chapter
10 Pages

Introduction: George Gissing and the Woman Question

BySimon J. James, Christine Huguet

Writing to the economist and feminist Clara Collet about his recent novel In the Year of Jubilee (1894), Gissing worried that ‘people are getting tired of the “woman question” novel, and I don’t want this book to be regarded in that light’.1 Such a disavowal notwithstanding, Gissing nonetheless repeatedly chose to write about ‘the woman question’, and in particular about the nature of the changing opportunities for late-Victorian women: in education, the workplace and in their personal lives. The scope of Gissing’s reading, his attendance of lectures on IHPLQLVPDQGKLVIULHQGVKLSVZLWKVXFK¿JXUHVDV&ROOHWDQG0pQLH0XULHO'RZLH show a compelled – if somewhat restless, even jaded, certainly troubled – interest in the coming tide of ‘female emancipation’. Gissing’s published correspondence RIWHQ¿QGVKLPH[SRXQGLQJYLHZVRQLGHDOVDQGDFWXDOLWLHVRIIHPDOHLGHQWLW\7KDW he felt the need to articulate such points of view demonstrates Gissing’s awareness that the structures by and in which these identities were gendered were changing, and were doing so very rapidly. Recent critical and historical work on Gissing KDVWKXVWHQGHGWRIRFXVRQWKHEUHDGWKDQGFRPSOH[LW\RIKLVZRUN¶VHQJDJHPHQW ZLWKPRGHUQLW\DQGVRFLDOFKDQJH¿QGLQJQHZDQGULFKHUPHDQLQJVE\UHDGLQJKLV ¿FWLRQLQQHZFRQWH[WVSURYLGHGE\FXOWXUDOKLVWRULHVRIVSDFHRIGRPHVWLFLW\RI economic and working life, and above all in the late-Victorian period’s changing FRQVWUXFWLRQVRIVH[XDOGLIIHUHQFH2 7KDW WKH SRUWUD\DO RI WKHVH KLVWRULFDO VKLIWV VHHPV VR FRQÀLFWHG HYHQ VHOI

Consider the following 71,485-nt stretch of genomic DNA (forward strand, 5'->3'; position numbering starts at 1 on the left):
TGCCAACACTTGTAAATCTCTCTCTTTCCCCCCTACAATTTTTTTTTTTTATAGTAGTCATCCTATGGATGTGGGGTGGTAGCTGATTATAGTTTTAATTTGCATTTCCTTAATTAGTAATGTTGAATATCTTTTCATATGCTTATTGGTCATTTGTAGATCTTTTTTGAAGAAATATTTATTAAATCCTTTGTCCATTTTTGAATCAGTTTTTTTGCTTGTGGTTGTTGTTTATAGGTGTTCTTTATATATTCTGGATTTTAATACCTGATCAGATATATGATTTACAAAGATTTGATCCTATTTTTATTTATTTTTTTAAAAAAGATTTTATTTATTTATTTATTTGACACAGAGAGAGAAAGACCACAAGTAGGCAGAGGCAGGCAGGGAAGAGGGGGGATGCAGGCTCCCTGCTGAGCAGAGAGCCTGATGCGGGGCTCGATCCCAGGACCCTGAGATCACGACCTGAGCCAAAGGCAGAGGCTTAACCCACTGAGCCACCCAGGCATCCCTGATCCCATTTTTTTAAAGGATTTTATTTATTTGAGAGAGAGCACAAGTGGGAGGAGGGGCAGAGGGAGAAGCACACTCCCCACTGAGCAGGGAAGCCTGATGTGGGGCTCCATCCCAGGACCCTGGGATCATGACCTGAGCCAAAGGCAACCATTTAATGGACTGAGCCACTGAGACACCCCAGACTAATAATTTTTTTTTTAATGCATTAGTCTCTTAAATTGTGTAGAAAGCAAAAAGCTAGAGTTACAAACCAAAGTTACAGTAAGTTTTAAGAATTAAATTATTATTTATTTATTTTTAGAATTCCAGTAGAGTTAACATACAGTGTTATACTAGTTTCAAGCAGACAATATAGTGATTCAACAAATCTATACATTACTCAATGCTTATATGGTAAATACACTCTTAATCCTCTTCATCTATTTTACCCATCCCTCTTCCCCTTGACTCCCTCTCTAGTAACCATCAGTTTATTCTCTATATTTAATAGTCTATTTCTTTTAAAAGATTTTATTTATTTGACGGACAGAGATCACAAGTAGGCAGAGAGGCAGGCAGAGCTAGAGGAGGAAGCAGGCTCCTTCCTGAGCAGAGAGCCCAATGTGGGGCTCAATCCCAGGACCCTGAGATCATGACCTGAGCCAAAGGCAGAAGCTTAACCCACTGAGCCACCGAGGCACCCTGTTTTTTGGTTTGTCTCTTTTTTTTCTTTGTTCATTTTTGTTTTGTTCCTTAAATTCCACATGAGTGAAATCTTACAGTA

contradictory, is a consequence of Gissing’s commitment to a form of literary UHDOLVPWKDWREOLJHVWKHQRYHOLVWWRUHSRUWRQDVSHFWVRIH[SHULHQFHDVWKH\SHUFHLYH it (rather than on, say, the imagined ideal world of romance).3 Gissing clearly ¿QGVPDQ\DVSHFWVRIPRGHUQ OLIHVXFKDVZRUNLQJFODVVSROLWLFVPDVVFXOWXUH imperialism and even some forms of social mobility repellent – but he judges it his duty as a novelist to represent such themes nonetheless. Gissing wrote to

H.G. Wells: ‘I have a conviction that all I love and believe in is going to the devil; at the same time, I try to watch with interest this process of destruction, admiring any bit of sapper-work that is well done’.4